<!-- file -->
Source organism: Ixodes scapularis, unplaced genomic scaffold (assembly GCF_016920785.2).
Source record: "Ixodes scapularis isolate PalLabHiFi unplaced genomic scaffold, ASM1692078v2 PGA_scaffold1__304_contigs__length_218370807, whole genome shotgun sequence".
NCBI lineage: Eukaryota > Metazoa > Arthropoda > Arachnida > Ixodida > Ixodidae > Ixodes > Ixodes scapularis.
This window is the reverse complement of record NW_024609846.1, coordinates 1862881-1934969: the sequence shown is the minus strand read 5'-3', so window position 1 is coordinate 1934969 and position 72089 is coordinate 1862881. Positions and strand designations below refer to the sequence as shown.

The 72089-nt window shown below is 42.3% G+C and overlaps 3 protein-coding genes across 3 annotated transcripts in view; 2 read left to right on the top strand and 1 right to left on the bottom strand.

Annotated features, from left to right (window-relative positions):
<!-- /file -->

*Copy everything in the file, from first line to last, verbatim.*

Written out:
Source organism: Ixodes scapularis, unplaced genomic scaffold (assembly GCF_016920785.2).
Source record: "Ixodes scapularis isolate PalLabHiFi unplaced genomic scaffold, ASM1692078v2 PGA_scaffold1__304_contigs__length_218370807, whole genome shotgun sequence".
NCBI lineage: Eukaryota > Metazoa > Arthropoda > Arachnida > Ixodida > Ixodidae > Ixodes > Ixodes scapularis.
This window is the reverse complement of record NW_024609846.1, coordinates 1862881-1934969: the sequence shown is the minus strand read 5'-3', so window position 1 is coordinate 1934969 and position 72089 is coordinate 1862881. Positions and strand designations below refer to the sequence as shown.

The 72089-nt window shown below is 42.3% G+C and overlaps 3 protein-coding genes across 3 annotated transcripts in view; 2 read left to right on the top strand and 1 right to left on the bottom strand.

Annotated features, from left to right (window-relative positions):